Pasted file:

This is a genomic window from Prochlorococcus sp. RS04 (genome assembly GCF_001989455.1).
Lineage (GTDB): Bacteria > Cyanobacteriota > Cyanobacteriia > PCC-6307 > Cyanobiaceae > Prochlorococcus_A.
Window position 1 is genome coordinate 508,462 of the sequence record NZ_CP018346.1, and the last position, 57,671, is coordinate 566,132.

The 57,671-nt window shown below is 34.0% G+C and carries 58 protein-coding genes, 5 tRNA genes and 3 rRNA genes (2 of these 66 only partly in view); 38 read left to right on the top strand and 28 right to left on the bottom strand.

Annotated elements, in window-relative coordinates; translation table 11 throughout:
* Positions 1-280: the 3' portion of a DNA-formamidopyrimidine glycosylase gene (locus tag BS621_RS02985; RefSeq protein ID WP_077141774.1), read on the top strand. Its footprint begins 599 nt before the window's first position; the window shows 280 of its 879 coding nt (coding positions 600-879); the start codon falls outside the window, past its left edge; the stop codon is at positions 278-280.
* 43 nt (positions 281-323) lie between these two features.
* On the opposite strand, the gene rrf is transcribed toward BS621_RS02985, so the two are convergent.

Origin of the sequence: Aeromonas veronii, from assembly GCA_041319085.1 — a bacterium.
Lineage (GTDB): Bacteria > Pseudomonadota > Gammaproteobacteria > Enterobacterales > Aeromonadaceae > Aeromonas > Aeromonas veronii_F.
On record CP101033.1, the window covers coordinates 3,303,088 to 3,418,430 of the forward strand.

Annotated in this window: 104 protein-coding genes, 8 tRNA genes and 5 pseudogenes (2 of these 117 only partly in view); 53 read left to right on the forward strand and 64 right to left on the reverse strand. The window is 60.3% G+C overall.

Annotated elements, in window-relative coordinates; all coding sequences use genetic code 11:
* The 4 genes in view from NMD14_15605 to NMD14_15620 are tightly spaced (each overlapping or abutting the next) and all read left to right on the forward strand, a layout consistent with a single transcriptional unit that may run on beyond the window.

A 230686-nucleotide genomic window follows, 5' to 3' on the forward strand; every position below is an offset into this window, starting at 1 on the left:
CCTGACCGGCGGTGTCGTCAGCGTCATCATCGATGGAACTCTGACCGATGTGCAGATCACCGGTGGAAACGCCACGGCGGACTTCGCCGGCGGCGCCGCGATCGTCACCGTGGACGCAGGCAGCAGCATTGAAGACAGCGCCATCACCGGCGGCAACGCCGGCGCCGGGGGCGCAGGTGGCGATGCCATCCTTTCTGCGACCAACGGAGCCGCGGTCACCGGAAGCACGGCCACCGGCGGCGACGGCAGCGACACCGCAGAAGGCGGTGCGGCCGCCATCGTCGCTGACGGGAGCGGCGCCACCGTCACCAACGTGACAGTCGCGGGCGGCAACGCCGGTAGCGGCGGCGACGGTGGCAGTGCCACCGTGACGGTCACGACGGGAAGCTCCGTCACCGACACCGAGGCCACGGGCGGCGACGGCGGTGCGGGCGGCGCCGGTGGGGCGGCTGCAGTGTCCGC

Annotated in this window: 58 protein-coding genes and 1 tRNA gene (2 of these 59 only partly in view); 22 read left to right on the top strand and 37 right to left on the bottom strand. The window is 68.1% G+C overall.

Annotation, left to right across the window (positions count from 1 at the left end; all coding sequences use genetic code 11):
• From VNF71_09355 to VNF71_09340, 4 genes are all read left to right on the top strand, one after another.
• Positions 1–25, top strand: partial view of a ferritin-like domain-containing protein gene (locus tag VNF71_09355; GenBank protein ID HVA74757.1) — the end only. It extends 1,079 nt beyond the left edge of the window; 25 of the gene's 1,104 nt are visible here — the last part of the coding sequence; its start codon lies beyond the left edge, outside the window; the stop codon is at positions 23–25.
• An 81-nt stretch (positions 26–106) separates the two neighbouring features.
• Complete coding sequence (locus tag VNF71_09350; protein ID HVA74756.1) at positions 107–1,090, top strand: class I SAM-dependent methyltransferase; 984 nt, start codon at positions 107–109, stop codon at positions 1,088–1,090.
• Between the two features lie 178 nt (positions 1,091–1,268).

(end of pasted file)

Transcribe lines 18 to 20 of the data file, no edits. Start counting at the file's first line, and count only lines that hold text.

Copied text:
Annotation, left to right across the window (positions count from 1 at the left end; all coding sequences use genetic code 11):
• From VNF71_09355 to VNF71_09340, 4 genes are all read left to right on the top strand, one after another.
• Positions 1–25, top strand: partial view of a ferritin-like domain-containing protein gene (locus tag VNF71_09355; GenBank protein ID HVA74757.1) — the end only. It extends 1,079 nt beyond the left edge of the window; 25 of the gene's 1,104 nt are visible here — the last part of the coding sequence; its start codon lies beyond the left edge, outside the window; the stop codon is at positions 23–25.